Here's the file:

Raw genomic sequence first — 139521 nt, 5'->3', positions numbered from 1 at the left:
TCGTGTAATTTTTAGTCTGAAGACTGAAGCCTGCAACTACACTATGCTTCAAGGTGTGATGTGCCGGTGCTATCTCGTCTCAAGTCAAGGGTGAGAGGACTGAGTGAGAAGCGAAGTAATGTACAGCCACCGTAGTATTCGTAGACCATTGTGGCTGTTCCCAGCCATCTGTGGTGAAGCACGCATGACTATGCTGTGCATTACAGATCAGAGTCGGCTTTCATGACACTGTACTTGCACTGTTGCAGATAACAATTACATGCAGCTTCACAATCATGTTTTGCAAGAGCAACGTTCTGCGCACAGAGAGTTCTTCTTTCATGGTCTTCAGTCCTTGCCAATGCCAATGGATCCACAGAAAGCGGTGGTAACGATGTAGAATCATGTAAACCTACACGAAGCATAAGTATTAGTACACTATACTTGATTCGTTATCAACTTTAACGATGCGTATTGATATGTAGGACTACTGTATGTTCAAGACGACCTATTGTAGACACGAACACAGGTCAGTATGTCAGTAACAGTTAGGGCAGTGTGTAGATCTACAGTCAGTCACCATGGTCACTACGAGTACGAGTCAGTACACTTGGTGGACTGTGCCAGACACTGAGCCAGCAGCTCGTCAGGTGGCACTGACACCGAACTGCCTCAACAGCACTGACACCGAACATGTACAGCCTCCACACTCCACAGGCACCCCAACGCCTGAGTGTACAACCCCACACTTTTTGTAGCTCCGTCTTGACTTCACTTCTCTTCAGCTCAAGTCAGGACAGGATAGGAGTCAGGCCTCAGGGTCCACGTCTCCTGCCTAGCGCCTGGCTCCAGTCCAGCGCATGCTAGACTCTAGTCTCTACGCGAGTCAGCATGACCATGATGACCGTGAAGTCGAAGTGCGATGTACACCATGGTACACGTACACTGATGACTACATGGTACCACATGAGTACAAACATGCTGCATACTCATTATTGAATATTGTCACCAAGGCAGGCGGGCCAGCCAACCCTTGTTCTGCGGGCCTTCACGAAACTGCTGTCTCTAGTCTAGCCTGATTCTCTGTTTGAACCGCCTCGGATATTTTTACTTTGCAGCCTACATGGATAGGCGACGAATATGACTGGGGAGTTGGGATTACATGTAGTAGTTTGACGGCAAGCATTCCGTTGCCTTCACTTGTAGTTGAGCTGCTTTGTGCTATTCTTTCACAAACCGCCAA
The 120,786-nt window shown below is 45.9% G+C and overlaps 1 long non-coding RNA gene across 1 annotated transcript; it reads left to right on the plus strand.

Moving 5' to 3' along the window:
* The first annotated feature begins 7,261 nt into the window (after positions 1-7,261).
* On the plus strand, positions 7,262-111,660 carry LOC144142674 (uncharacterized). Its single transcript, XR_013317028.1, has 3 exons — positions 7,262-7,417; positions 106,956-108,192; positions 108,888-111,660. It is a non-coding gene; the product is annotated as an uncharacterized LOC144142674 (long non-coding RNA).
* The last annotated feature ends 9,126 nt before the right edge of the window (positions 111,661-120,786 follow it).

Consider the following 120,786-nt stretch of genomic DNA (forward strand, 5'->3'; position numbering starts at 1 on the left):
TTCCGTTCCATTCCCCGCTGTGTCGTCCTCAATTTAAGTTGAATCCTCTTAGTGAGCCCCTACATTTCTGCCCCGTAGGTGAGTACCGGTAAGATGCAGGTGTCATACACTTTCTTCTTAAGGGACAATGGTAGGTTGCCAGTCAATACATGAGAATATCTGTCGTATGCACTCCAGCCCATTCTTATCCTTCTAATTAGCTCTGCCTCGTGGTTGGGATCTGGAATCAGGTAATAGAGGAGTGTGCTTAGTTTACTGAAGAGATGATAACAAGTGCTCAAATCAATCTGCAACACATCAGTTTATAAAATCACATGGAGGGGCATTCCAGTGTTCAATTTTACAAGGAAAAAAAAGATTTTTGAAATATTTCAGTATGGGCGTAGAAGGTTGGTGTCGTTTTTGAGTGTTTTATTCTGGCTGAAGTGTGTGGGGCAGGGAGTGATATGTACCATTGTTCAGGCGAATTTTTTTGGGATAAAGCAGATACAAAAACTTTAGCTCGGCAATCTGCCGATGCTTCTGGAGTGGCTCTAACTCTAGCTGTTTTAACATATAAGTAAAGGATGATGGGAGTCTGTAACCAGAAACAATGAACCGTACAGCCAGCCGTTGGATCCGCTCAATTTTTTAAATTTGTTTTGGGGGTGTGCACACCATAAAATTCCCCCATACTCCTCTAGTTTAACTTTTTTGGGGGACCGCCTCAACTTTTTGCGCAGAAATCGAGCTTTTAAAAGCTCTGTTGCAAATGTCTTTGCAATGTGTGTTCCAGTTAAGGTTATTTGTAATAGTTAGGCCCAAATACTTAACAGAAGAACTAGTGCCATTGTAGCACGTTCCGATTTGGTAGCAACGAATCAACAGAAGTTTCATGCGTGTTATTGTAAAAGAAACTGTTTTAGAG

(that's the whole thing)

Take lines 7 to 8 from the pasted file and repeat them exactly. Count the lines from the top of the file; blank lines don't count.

* The last annotated feature ends 9,126 nt before the right edge of the window (positions 111,661-120,786 follow it).

Consider the following 120,786-nt stretch of genomic DNA (forward strand, 5'->3'; position numbering starts at 1 on the left):